Per the story, which links to a paywalled original at the American-Statesman:
There are a couple of reasons the Attorney General’s office might prefer to use Williamson County to arrange busts. There’s the jurisdiction’s tough-on-crime reputation, and an easy relationship with local police departments. There’s also the fact that it’s a short drive from the office—coordinating a bust in El Paso, of course, would require a much greater expense of both time and money for Abbott’s officers.Beyond this, it seems like a much more thorough overhaul is needed. Why not (with some appropriate state funding) set up regional task forces to investigate child abuse? It would be a much better use of the state's time and money than the current drug tasks forces, we all know.
But it doesn’t seem like an ideal use of resources, as a deterrent or a general policy. We may hope that the herd of child predators in Round Rock has been thinned significantly, but what about cities far from the attorney general’s task force headquarters, where prospective sex offenders know they are significantly less likely to get caught if they look for prey in Uvalde and not Leander?
But, besides Abbott being too busy suing Obama and wasting state money while doing so, we all know that asking him to make his tough talk be matched by a tough statewide stand, Abbott says that's a PC dirty trick, to ask him to stand for anything.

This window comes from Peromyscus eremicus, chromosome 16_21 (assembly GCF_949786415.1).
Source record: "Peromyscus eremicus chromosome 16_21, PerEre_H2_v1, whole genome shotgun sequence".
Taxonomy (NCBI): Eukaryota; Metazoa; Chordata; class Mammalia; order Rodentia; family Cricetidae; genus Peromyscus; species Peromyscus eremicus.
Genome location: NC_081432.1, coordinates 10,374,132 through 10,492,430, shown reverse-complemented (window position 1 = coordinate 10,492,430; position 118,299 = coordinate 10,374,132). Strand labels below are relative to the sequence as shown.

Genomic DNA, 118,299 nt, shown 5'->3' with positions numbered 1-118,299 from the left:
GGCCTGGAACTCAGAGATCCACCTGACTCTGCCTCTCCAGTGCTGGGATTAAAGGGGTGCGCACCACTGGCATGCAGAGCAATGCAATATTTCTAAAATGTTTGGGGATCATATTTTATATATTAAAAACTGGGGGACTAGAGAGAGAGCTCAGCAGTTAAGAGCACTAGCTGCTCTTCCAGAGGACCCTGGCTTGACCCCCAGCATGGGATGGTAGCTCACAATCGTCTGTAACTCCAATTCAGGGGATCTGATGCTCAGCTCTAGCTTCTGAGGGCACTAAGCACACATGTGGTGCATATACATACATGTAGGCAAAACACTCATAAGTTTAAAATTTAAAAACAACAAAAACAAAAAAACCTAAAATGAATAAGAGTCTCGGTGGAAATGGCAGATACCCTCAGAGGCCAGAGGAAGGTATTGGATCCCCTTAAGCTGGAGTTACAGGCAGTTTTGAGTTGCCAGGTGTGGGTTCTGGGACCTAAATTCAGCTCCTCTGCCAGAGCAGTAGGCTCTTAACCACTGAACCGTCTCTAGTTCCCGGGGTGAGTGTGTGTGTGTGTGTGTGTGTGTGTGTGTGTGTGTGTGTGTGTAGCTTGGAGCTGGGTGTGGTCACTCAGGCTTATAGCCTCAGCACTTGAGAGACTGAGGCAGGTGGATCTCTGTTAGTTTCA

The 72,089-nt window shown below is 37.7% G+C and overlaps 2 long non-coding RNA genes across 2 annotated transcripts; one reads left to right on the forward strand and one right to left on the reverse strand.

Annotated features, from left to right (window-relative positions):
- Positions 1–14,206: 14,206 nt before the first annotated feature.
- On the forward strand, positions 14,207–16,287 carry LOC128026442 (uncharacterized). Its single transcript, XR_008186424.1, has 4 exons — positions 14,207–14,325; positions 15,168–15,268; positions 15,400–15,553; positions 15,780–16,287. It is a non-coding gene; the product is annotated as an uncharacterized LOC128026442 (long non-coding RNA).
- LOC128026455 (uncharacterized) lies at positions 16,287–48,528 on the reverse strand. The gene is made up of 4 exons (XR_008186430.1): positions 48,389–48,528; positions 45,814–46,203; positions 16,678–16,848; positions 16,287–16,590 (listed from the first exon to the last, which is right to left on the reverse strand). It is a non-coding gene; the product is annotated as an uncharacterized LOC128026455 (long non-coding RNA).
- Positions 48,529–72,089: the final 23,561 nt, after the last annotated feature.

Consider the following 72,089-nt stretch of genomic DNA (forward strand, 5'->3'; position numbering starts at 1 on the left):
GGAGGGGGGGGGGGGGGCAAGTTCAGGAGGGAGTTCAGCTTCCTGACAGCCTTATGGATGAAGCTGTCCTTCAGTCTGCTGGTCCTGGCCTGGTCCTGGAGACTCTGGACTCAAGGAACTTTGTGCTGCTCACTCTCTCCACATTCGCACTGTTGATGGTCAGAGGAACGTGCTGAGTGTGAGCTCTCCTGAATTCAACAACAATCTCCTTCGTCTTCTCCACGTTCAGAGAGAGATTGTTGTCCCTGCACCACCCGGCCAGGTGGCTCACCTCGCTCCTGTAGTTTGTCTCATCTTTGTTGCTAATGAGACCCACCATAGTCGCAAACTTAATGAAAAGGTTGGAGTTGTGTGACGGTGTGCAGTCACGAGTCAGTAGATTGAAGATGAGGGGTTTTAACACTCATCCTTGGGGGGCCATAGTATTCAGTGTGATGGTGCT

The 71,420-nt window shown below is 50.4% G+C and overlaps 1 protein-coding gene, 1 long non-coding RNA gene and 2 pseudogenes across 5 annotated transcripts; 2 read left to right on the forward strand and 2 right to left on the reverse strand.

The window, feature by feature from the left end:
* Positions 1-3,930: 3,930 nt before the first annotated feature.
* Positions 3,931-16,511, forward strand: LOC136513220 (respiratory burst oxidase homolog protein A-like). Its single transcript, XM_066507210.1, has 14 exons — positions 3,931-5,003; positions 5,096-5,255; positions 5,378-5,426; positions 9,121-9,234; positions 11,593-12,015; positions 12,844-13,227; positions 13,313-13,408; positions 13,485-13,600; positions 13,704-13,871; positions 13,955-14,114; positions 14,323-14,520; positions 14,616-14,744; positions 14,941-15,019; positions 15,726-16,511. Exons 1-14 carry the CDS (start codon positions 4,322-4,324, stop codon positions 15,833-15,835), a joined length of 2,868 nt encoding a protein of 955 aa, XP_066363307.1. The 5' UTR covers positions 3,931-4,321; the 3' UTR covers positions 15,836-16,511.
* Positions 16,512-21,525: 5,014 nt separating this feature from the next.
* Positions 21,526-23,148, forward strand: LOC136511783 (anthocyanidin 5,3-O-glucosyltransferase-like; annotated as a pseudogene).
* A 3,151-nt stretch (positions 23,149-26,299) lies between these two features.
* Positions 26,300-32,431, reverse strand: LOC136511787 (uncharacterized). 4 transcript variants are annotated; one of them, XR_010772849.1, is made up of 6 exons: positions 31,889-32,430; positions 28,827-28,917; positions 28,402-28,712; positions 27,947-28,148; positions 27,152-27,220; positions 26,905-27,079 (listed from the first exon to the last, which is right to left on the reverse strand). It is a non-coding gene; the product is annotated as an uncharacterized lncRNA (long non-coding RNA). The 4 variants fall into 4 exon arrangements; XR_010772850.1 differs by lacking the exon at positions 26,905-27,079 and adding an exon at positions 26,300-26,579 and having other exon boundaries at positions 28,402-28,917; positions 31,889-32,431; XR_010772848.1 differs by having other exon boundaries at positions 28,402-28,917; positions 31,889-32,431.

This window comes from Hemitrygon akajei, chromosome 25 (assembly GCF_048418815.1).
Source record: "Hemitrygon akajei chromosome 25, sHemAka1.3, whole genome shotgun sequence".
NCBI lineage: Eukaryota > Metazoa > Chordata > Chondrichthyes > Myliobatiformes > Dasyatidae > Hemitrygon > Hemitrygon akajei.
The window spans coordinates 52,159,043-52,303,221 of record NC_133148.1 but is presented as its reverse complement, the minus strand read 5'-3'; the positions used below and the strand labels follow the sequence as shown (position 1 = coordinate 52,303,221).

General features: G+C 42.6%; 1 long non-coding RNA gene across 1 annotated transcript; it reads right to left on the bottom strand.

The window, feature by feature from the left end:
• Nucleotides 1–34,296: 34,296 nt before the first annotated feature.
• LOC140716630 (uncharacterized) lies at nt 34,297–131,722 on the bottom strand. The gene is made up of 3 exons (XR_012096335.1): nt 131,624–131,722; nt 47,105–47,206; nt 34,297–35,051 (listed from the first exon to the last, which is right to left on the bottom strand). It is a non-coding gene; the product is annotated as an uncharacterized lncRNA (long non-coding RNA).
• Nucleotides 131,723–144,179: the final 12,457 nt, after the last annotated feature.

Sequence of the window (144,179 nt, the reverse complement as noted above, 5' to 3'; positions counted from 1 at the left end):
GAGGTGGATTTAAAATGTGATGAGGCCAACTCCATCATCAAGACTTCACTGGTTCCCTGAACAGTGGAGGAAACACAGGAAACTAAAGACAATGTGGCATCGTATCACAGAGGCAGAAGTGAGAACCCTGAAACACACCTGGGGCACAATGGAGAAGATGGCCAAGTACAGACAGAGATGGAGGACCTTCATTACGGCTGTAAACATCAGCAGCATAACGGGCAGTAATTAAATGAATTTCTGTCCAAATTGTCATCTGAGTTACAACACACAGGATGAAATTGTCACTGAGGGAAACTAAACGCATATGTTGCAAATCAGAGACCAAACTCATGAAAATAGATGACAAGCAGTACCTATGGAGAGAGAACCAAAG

Besides, being too tough on child abusers, which, in sexual abusers, largely adult men getting too friendly with young women of previous acquaintance, might offend his best bud Ted Nugent.
That said, given his relative lack of success in suing Obama, that's probably another reason he's cherry-picking his child abuse cases.
Too bad we have an AG who often does more about slinging shit than cleaning it up.
This isn't about politics alone. This is a gross dereliction of some of the basics of his duties to the public as attorney general. And, it's not the o nly issue where Abbott as AG is essentially AWOL.
For example, discussion is growing around the state about raising the age of consent, including for adult criminality, from 17 to 18. Given how this would affect the prison population, juvenile detention and many other things, one would think that an attorney general who actually cared about being an attorney general would have his office working on some analysis at a minimum, and ideally, some policy recommendations. Well, so far, all we hear from Abbott is crickets.